- Invite dinner guests that share interests. It’s easier for the conversation to flow.
We hosted a dinner party for seven, last Monday. Here is how I followed my own rules for entertaining on a budget:
Make the menu interesting
This is what I served.
For starters I made humus, roast pepper and mango salad, olives and feta cheese and a special Bulgarian salami. I also made pita bread which is always a winner.
The main course was a bit more problematic – there was one vegetarian. When I thought about it, there is one dish that has meat and vegetarian versions that can be prepared in parallel: stuffed pepper.
Desert was Pavlova which we have mastered to great heights.
Don’t be cheap on the ingredients
Having fun on a budget doesn’t mean being cheap. The ingredients we used to cook all that are from Aldi (peppers, cream, strawberries and blueberries, flour, lean beef, mango etc.) and from a Turkish shop that sells imports from Bulgaria (feta cheese, the salami, the chickpeas for the humus and the rice for the stuffed peppers).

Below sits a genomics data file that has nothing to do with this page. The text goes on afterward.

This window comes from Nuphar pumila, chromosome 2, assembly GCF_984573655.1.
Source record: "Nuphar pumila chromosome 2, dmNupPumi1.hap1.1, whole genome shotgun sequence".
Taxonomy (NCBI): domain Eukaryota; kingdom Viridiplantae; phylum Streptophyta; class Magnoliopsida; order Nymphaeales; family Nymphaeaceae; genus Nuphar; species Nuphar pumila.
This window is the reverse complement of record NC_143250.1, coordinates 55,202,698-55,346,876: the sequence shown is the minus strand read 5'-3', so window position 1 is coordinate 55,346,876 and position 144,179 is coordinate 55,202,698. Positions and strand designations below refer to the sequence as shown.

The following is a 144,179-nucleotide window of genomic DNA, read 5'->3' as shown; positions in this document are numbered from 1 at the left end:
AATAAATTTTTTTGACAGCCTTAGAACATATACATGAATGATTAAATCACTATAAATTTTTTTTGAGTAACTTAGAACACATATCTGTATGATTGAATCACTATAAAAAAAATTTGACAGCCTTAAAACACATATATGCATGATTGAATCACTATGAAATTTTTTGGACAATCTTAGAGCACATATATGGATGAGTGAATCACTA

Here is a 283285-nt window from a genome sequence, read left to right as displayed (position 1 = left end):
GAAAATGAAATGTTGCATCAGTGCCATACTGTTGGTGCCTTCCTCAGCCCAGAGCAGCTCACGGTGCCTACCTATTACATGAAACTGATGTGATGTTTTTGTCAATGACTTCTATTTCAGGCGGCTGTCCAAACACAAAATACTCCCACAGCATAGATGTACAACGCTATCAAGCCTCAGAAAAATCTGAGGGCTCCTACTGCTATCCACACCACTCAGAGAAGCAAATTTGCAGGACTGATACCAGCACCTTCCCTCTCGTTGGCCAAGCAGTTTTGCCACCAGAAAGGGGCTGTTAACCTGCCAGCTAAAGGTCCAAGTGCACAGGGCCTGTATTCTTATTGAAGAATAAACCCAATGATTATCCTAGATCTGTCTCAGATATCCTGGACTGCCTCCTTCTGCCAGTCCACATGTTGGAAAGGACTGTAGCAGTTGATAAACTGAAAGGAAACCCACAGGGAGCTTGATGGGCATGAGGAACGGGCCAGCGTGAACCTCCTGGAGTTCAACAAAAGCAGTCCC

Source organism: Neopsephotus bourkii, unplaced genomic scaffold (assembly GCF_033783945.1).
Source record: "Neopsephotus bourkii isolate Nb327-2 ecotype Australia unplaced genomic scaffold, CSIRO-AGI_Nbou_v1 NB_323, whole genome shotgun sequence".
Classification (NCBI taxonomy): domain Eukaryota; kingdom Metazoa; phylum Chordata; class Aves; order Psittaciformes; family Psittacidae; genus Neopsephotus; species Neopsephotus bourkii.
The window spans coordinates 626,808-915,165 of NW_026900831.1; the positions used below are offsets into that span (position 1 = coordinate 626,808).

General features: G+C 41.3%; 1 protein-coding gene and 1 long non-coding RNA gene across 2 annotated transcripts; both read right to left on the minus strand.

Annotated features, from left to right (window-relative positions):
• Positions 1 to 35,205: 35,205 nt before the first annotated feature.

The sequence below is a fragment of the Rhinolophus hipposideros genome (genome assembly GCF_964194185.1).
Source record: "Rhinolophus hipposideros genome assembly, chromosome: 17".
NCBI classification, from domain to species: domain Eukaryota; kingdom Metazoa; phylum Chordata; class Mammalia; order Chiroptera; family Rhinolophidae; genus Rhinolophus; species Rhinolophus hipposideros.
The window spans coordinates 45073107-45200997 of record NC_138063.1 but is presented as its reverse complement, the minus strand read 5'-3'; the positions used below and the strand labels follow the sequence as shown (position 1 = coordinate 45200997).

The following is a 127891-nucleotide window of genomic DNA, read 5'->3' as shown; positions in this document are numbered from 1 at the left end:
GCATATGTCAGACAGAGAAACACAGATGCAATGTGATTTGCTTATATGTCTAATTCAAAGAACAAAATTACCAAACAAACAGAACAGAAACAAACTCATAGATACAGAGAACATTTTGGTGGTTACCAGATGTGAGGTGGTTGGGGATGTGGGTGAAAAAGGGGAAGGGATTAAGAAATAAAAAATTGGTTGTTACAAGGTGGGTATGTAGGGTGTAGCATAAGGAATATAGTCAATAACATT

Cook from scratch
You know these were cooked from scratch. Here are links to some of the recipes:
Invite dinner guest who share interests
Well, certainly. I know my people – the only one who may have been a bit bored was John. The rest of us were sorting out the future of higher education in the UK (and the world).
When we hit money trouble, the thing we tend to sacrifice first is having fun. This come with its own problems including feelings of isolation and socialising less.
You don’t have to cut yourself off your friends; you just must learn how to have fun on a budget.